Attending a conference with your colleagues is a great way to bond and share ideas. It can also be stressful for some people, so making a plan can be helpful. If you are a leader/supervisor of a group, see what the interest of your group is and how can you get them involved. Attending a conference with a group is a great way to gain more information. As you have set your own personal goals for the conference talk to your colleagues to see what they want to gain from the conference. Do you have similar strengths and interests? Do you feel you each have different attributes? You may want to think about attending different sessions, to gather various ideas. If there is a large group of people from your work take some time to review the agenda as a group to see the best way to split up. Or, you may want to attend the same session, as it is something you both feel is important.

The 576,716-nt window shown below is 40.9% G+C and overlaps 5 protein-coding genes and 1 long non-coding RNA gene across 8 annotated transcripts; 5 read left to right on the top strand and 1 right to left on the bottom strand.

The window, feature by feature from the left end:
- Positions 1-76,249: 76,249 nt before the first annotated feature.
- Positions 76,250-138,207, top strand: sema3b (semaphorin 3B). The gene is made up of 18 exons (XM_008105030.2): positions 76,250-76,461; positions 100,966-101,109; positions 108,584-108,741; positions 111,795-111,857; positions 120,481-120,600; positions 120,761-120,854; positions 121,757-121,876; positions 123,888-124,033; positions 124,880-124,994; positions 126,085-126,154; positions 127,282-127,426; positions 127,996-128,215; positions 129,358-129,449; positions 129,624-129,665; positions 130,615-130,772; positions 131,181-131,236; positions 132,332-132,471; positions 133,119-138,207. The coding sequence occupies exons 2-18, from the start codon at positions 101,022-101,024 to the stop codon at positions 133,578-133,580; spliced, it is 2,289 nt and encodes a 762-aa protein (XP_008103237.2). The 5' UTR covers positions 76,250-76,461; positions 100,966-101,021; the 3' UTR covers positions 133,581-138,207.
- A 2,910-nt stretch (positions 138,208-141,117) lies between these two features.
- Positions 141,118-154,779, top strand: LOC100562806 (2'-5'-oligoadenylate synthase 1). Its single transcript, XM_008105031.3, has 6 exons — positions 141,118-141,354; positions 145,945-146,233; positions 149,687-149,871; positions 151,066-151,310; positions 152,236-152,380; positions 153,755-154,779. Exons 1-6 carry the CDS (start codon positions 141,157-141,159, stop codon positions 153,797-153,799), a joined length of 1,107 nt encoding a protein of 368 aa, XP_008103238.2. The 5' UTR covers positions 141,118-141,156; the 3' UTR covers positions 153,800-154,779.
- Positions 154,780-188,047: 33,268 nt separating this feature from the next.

Have fun creating an engaging process to collect and present useful information from the conference to bring back to your colleagues. There are a variety of ways to share information with your colleagues. Choose the method of delivery most comfortable for you. You can also debrief each day to share some ideas you gained. Make it fun!

Intentional Planning

Just like when planning your program you need to approach a conference with the same mentality. Be intentional when choosing a breakout session: Do the research by looking at the subject area, presenters (Do you know who they are? Have you heard anything about them?), topic area, and think about practical application.